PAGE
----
Referring to the single sheet of drawings,
Referring initially to
Details of packing element 14 are shown in
The sphere is also characterized by a plurality of circular openings 18 (
In order to accomplish the objectives of the invention, it is necessary that the thickness of walls 16 be sufficient to accommodate indentations 22 and 24 so as to provide for increased surface area for the overall packing element. This thickness is determined so that the area presented by inner surface 16 b, (also referred to as S1) when combined with the total surface area 16 a, which includes the surface area of indentations 22 and 24, (also referred to as S2), creates a total surface area (S1 & S2) which is at least two times the surface area of a solid sphere of the same diameter with no indentations, and preferably about 2.5 times the surface area of such a hypothetical solid reference sphere. In the case of packing element 14, the free space (as previously defined) has been determined to be approximately 1.8 times the free space of a solid reference sphere of the same diameter. This compares favorably with a packing made in accordance with the teachings of U.S. Pat. No. 6,547,222 which has a free space of approximately 1.9 times that of a comparable solid reference sphere. Set forth below in Table I is data concerning density, surface area and free space for a 1.25 inch diameter solid reference sphere, for a packing element according to the present invention and for a packing element constructed according to the teachings of U.S. Pat. No. 6,547,222. Thus, the free space utilizing the packing elements 14 is preferably greater than 65% per volume and most preferably at least 69%.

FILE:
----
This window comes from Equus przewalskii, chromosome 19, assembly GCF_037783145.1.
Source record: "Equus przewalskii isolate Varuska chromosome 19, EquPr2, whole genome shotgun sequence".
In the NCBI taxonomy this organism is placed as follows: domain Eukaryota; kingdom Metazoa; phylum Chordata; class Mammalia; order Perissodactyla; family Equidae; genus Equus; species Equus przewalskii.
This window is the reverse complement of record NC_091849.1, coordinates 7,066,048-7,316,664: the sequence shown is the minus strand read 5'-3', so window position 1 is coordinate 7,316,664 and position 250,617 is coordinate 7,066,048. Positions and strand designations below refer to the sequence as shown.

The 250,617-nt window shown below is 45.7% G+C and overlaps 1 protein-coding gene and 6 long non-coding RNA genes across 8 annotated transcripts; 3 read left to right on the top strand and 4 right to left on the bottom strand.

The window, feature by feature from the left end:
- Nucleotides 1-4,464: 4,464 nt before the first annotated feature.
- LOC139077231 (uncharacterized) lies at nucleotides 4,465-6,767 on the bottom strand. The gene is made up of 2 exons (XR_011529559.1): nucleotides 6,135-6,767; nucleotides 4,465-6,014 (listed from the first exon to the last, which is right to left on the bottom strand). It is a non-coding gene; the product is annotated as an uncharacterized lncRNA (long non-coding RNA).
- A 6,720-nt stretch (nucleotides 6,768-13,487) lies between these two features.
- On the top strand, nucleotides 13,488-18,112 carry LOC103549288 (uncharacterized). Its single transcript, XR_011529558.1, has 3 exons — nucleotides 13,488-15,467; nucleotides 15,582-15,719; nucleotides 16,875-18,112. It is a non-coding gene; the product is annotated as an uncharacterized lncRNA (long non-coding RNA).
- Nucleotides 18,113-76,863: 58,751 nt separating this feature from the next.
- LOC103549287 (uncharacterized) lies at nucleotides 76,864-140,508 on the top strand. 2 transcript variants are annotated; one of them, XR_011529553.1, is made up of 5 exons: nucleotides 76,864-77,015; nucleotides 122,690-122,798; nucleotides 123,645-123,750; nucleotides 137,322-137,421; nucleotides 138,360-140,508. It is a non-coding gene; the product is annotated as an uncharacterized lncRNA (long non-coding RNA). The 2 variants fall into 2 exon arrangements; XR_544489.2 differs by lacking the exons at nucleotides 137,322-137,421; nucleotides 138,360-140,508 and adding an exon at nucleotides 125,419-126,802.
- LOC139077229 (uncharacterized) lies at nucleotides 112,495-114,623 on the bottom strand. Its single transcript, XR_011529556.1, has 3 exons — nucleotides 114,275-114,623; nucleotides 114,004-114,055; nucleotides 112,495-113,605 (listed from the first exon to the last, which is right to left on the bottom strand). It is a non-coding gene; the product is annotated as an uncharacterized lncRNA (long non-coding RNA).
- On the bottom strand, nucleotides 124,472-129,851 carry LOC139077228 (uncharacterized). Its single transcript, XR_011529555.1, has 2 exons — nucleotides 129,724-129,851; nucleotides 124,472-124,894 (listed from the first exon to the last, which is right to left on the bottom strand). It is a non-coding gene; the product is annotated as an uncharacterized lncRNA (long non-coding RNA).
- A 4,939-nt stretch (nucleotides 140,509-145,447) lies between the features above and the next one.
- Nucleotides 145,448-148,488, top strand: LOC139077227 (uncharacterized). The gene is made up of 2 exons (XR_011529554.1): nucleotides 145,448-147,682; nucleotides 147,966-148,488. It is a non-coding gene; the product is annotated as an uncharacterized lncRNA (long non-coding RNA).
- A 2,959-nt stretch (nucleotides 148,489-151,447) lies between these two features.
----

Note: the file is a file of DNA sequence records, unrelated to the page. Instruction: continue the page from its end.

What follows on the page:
per sq. ft/ft3
Per U.S. Pat. No.
The invention has been described with reference to a “generally spherically shaped member” and it is to be understood that this terminology encompasses spherical shapes, less than perfect spheres, ellipses, less than perfect ellipses, and other variations from a perfect sphere.
The preferred material for making the packing element 14 is a ceramic, although the principles of the invention are not limited to any particular material. The invention has achieved an improved random packing having significantly greater surface area than is possible using known random packings of the prior art. This increase in surface area is achieved while still maintaining optimum free space and sufficient structural strength so as to accommodate a relatively deep packed bed.